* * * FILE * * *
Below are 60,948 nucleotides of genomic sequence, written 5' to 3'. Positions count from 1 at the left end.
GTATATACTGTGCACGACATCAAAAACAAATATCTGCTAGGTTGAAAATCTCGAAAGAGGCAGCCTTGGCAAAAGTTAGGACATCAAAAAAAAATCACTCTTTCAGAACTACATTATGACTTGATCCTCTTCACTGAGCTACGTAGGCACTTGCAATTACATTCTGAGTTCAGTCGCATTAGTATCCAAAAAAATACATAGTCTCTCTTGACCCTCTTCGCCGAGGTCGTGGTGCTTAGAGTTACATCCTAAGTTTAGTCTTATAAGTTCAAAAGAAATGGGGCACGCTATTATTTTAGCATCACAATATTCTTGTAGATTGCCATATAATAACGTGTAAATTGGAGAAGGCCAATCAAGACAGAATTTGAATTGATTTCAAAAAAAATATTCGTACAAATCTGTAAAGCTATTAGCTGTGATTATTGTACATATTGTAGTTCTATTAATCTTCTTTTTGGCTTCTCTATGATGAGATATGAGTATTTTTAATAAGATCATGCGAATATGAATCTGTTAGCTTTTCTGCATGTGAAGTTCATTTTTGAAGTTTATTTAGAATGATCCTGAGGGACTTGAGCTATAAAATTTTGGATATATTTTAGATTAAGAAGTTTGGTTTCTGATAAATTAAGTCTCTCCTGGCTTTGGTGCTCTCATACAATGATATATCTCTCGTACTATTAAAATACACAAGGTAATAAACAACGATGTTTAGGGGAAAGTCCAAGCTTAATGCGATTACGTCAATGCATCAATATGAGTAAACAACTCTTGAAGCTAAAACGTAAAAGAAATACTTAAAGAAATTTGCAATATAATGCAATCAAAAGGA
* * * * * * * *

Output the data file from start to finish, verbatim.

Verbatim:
Below are 60,948 nucleotides of genomic sequence, written 5' to 3'. Positions count from 1 at the left end.
GTATATACTGTGCACGACATCAAAAACAAATATCTGCTAGGTTGAAAATCTCGAAAGAGGCAGCCTTGGCAAAAGTTAGGACATCAAAAAAAAATCACTCTTTCAGAACTACATTATGACTTGATCCTCTTCACTGAGCTACGTAGGCACTTGCAATTACATTCTGAGTTCAGTCGCATTAGTATCCAAAAAAATACATAGTCTCTCTTGACCCTCTTCGCCGAGGTCGTGGTGCTTAGAGTTACATCCTAAGTTTAGTCTTATAAGTTCAAAAGAAATGGGGCACGCTATTATTTTAGCATCACAATATTCTTGTAGATTGCCATATAATAACGTGTAAATTGGAGAAGGCCAATCAAGACAGAATTTGAATTGATTTCAAAAAAAATATTCGTACAAATCTGTAAAGCTATTAGCTGTGATTATTGTACATATTGTAGTTCTATTAATCTTCTTTTTGGCTTCTCTATGATGAGATATGAGTATTTTTAATAAGATCATGCGAATATGAATCTGTTAGCTTTTCTGCATGTGAAGTTCATTTTTGAAGTTTATTTAGAATGATCCTGAGGGACTTGAGCTATAAAATTTTGGATATATTTTAGATTAAGAAGTTTGGTTTCTGATAAATTAAGTCTCTCCTGGCTTTGGTGCTCTCATACAATGATATATCTCTCGTACTATTAAAATACACAAGGTAATAAACAACGATGTTTAGGGGAAAGTCCAAGCTTAATGCGATTACGTCAATGCATCAATATGAGTAAACAACTCTTGAAGCTAAAACGTAAAAGAAATACTTAAAGAAATTTGCAATATAATGCAATCAAAAGGA